Professor Dipak C. Jain ist Dekan der Kellogg School of Management an der Northwestern University in Chicago Jain: Oath does not acknowledge checks and balances

At the core of every company lies its complex network of partners. A Hippocratic Oath for MBAs does not acknowledge the inherent checks and balances that govern the competitive business environment.
  • by Dipak C. Jain

Unlike a physician who responds to individual patients in need of care, a company responds to the collective need of its partners and the greater marketplace. Each customer, employee, supplier, distributor, board member and shareholder enters into a relationship with the company with predetermined needs and goals. It is these numerous partnerships that moderate a company’s operations and effectively serve as its internal governance structure.

Recent scandals in the corporate world have reminded us that internal checks and balances are of critical importance to the successes and failures of a company. For example, if a management team unnecessarily makes its own interests the number one priority, it is the responsibility of the board of directors to seek out and maintain balance for the good of the company and all of its partners. There are systems in place that are the standards for governance within a company.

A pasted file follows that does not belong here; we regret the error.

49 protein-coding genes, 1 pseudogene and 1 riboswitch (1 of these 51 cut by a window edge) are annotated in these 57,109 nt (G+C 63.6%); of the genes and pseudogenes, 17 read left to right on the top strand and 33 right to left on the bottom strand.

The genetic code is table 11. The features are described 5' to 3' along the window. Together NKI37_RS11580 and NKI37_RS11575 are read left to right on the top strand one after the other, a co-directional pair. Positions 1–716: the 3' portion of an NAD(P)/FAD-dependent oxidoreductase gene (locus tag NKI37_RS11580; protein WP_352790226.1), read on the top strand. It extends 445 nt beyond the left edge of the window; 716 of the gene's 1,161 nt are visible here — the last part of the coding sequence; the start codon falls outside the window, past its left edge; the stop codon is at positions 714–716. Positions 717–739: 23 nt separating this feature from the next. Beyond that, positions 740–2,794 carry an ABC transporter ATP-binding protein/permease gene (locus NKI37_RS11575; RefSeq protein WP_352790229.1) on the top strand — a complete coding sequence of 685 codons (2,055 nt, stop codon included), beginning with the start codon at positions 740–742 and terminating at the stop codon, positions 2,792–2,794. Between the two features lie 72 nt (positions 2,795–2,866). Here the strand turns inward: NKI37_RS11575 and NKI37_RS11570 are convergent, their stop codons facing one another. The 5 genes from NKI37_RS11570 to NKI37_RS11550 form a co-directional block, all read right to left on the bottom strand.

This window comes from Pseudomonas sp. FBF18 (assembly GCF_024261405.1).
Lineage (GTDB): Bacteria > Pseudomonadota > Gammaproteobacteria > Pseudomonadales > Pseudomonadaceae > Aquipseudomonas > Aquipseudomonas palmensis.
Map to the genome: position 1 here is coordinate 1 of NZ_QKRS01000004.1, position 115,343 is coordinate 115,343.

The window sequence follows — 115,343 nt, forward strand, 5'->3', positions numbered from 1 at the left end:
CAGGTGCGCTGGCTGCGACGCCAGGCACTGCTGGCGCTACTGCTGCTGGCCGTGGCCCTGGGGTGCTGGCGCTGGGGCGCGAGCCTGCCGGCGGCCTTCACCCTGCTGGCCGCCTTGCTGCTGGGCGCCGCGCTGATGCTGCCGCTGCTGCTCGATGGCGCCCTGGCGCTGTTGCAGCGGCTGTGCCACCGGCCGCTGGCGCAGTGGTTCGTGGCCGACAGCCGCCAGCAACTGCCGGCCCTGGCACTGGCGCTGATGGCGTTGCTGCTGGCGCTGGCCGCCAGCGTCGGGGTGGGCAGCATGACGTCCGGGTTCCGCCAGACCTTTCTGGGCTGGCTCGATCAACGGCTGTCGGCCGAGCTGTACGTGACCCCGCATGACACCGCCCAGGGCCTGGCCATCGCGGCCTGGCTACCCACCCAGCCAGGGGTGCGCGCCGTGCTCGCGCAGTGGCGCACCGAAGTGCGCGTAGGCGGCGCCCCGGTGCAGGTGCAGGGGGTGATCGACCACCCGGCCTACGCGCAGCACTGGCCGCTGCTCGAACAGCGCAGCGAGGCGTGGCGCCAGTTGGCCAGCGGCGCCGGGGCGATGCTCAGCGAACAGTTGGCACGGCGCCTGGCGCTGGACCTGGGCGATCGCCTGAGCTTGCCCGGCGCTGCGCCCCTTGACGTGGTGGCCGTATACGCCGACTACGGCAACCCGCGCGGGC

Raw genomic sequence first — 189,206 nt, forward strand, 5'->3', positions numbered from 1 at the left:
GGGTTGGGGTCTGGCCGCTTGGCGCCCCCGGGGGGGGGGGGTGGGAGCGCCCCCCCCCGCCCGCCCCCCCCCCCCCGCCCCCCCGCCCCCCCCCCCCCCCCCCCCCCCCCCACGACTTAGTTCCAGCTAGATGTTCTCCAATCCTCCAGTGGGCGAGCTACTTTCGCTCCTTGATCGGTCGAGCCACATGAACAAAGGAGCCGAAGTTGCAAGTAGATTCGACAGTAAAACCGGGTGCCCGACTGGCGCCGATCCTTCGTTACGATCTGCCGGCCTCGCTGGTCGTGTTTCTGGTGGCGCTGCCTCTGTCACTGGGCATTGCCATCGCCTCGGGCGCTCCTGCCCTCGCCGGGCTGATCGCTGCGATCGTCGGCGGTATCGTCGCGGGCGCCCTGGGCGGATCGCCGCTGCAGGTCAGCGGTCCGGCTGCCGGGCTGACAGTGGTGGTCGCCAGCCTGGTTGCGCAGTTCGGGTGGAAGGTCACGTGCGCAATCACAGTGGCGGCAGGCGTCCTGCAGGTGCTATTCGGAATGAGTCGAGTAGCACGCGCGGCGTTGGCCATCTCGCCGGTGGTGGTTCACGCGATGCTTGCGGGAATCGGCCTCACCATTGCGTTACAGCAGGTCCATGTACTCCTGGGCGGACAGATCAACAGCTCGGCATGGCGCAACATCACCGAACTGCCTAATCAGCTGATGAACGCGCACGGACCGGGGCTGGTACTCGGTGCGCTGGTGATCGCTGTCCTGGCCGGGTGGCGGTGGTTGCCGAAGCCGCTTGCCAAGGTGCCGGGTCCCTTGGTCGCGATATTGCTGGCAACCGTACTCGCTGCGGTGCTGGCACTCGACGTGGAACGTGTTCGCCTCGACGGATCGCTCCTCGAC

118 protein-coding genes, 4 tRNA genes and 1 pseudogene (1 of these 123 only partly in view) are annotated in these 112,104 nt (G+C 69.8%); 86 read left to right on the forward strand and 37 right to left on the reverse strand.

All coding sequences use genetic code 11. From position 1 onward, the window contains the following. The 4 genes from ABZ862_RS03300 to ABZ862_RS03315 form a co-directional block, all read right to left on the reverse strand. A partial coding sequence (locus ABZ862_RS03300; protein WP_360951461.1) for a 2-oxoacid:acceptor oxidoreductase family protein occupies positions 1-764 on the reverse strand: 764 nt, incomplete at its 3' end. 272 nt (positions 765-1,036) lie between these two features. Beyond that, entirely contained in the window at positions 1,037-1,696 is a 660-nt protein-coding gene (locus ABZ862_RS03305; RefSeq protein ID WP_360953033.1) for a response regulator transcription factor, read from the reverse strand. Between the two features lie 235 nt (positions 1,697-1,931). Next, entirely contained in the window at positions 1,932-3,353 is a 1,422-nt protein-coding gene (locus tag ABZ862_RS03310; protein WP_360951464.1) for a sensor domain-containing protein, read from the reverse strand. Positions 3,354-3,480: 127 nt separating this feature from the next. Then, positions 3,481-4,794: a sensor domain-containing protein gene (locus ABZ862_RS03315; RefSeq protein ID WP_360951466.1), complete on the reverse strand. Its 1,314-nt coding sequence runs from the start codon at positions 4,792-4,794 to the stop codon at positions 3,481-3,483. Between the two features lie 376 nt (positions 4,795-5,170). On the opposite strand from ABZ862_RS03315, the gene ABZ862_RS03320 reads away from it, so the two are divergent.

It is the responsibility of the graduate business school to produce corporate citizens who respect and value the role of business partners. This fall, the Kellogg School of Management introduced a required pre-term course for all incoming, full-time MBA students. Leadership in Organizations is an intensive management and organizations course that focuses on ethical decision making and effective team building, and immediately provides the incoming students with a common language about leadership.

Throughout their education at the Kellogg School, students are exposed to a wide variety of leadership opportunities through both academic and extracurricular activities. Within a peer study group or team project, students inevitably set up a system of checks and balances; proposed strategies are questioned and challenged until an agreed upon approach is approved by the team. With more than 90 student clubs and numerous student-run conferences and events, Kellogg students manage relations with corporate sponsors, distinguished guest speakers and alumni, and in the process they develop firsthand experience in managing diverse partners.

The culture of partnerships formed within a team leadership environment gives our students the experience necessary to ensure that Kellogg School graduates are well positioned to operate effectively across the entire span of an organization.

Die wichtigsten Neuigkeiten jeden Morgen in Ihrem Posteingang.
Zur Startseite